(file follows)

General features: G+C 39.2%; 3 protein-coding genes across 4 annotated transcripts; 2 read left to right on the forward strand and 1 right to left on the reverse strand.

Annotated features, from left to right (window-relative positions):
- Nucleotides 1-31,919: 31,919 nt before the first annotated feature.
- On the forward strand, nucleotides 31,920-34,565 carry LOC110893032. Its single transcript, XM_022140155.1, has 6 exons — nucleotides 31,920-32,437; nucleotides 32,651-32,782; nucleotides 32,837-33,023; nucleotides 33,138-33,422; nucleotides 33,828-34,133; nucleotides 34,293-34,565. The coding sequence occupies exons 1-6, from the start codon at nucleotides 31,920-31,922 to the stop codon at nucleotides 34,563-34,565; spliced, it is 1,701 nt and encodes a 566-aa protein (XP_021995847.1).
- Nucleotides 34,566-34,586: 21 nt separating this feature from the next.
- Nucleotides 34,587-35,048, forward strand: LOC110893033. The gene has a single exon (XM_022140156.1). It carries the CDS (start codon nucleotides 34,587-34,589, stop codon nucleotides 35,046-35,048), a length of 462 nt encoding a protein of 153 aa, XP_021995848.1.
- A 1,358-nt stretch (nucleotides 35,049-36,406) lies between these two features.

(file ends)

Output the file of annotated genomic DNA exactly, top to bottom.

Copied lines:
General features: G+C 39.2%; 3 protein-coding genes across 4 annotated transcripts; 2 read left to right on the forward strand and 1 right to left on the reverse strand.

Annotated features, from left to right (window-relative positions):
- Nucleotides 1-31,919: 31,919 nt before the first annotated feature.
- On the forward strand, nucleotides 31,920-34,565 carry LOC110893032. Its single transcript, XM_022140155.1, has 6 exons — nucleotides 31,920-32,437; nucleotides 32,651-32,782; nucleotides 32,837-33,023; nucleotides 33,138-33,422; nucleotides 33,828-34,133; nucleotides 34,293-34,565. The coding sequence occupies exons 1-6, from the start codon at nucleotides 31,920-31,922 to the stop codon at nucleotides 34,563-34,565; spliced, it is 1,701 nt and encodes a 566-aa protein (XP_021995847.1).
- Nucleotides 34,566-34,586: 21 nt separating this feature from the next.
- Nucleotides 34,587-35,048, forward strand: LOC110893033. The gene has a single exon (XM_022140156.1). It carries the CDS (start codon nucleotides 34,587-34,589, stop codon nucleotides 35,046-35,048), a length of 462 nt encoding a protein of 153 aa, XP_021995848.1.
- A 1,358-nt stretch (nucleotides 35,049-36,406) lies between these two features.